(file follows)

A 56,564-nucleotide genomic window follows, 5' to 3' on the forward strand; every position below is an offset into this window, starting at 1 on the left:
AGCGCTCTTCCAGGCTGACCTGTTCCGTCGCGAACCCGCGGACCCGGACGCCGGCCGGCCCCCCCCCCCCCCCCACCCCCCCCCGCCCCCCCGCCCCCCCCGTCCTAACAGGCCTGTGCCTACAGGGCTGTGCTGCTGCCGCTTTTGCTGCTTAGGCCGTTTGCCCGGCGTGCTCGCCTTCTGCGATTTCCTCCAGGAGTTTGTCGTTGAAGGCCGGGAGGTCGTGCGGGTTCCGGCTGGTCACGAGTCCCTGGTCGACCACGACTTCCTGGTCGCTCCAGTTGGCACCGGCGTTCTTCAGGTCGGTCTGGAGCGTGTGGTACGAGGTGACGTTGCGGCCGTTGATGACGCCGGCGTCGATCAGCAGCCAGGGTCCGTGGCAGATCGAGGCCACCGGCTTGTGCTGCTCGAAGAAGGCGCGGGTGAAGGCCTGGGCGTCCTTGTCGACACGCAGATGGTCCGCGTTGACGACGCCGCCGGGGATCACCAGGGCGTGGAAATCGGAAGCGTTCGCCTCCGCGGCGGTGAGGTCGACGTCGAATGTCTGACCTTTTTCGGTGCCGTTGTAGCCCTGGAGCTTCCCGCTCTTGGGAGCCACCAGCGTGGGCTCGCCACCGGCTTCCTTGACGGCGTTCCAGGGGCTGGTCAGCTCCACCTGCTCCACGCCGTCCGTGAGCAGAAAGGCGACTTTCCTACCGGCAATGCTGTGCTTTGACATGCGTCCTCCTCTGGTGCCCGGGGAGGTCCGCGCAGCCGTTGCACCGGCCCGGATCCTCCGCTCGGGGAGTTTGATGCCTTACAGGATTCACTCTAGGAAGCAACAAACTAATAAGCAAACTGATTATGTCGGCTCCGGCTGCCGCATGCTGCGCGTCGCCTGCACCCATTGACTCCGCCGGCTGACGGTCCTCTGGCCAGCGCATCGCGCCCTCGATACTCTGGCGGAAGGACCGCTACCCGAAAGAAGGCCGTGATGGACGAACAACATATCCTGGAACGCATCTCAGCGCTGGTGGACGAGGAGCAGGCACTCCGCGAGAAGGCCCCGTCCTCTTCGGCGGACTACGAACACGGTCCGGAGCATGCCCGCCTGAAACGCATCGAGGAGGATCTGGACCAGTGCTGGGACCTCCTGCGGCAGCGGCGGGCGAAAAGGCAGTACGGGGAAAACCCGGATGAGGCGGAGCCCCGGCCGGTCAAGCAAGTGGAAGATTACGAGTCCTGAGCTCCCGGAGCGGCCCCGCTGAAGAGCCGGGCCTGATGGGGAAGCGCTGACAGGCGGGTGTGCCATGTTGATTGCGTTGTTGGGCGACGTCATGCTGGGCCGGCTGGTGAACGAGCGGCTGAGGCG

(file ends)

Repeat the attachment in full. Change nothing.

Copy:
A 56,564-nucleotide genomic window follows, 5' to 3' on the forward strand; every position below is an offset into this window, starting at 1 on the left:
AGCGCTCTTCCAGGCTGACCTGTTCCGTCGCGAACCCGCGGACCCGGACGCCGGCCGGCCCCCCCCCCCCCCCCACCCCCCCCCGCCCCCCCGCCCCCCCCGTCCTAACAGGCCTGTGCCTACAGGGCTGTGCTGCTGCCGCTTTTGCTGCTTAGGCCGTTTGCCCGGCGTGCTCGCCTTCTGCGATTTCCTCCAGGAGTTTGTCGTTGAAGGCCGGGAGGTCGTGCGGGTTCCGGCTGGTCACGAGTCCCTGGTCGACCACGACTTCCTGGTCGCTCCAGTTGGCACCGGCGTTCTTCAGGTCGGTCTGGAGCGTGTGGTACGAGGTGACGTTGCGGCCGTTGATGACGCCGGCGTCGATCAGCAGCCAGGGTCCGTGGCAGATCGAGGCCACCGGCTTGTGCTGCTCGAAGAAGGCGCGGGTGAAGGCCTGGGCGTCCTTGTCGACACGCAGATGGTCCGCGTTGACGACGCCGCCGGGGATCACCAGGGCGTGGAAATCGGAAGCGTTCGCCTCCGCGGCGGTGAGGTCGACGTCGAATGTCTGACCTTTTTCGGTGCCGTTGTAGCCCTGGAGCTTCCCGCTCTTGGGAGCCACCAGCGTGGGCTCGCCACCGGCTTCCTTGACGGCGTTCCAGGGGCTGGTCAGCTCCACCTGCTCCACGCCGTCCGTGAGCAGAAAGGCGACTTTCCTACCGGCAATGCTGTGCTTTGACATGCGTCCTCCTCTGGTGCCCGGGGAGGTCCGCGCAGCCGTTGCACCGGCCCGGATCCTCCGCTCGGGGAGTTTGATGCCTTACAGGATTCACTCTAGGAAGCAACAAACTAATAAGCAAACTGATTATGTCGGCTCCGGCTGCCGCATGCTGCGCGTCGCCTGCACCCATTGACTCCGCCGGCTGACGGTCCTCTGGCCAGCGCATCGCGCCCTCGATACTCTGGCGGAAGGACCGCTACCCGAAAGAAGGCCGTGATGGACGAACAACATATCCTGGAACGCATCTCAGCGCTGGTGGACGAGGAGCAGGCACTCCGCGAGAAGGCCCCGTCCTCTTCGGCGGACTACGAACACGGTCCGGAGCATGCCCGCCTGAAACGCATCGAGGAGGATCTGGACCAGTGCTGGGACCTCCTGCGGCAGCGGCGGGCGAAAAGGCAGTACGGGGAAAACCCGGATGAGGCGGAGCCCCGGCCGGTCAAGCAAGTGGAAGATTACGAGTCCTGAGCTCCCGGAGCGGCCCCGCTGAAGAGCCGGGCCTGATGGGGAAGCGCTGACAGGCGGGTGTGCCATGTTGATTGCGTTGTTGGGCGACGTCATGCTGGGCCGGCTGGTGAACGAGCGGCTGAGGCG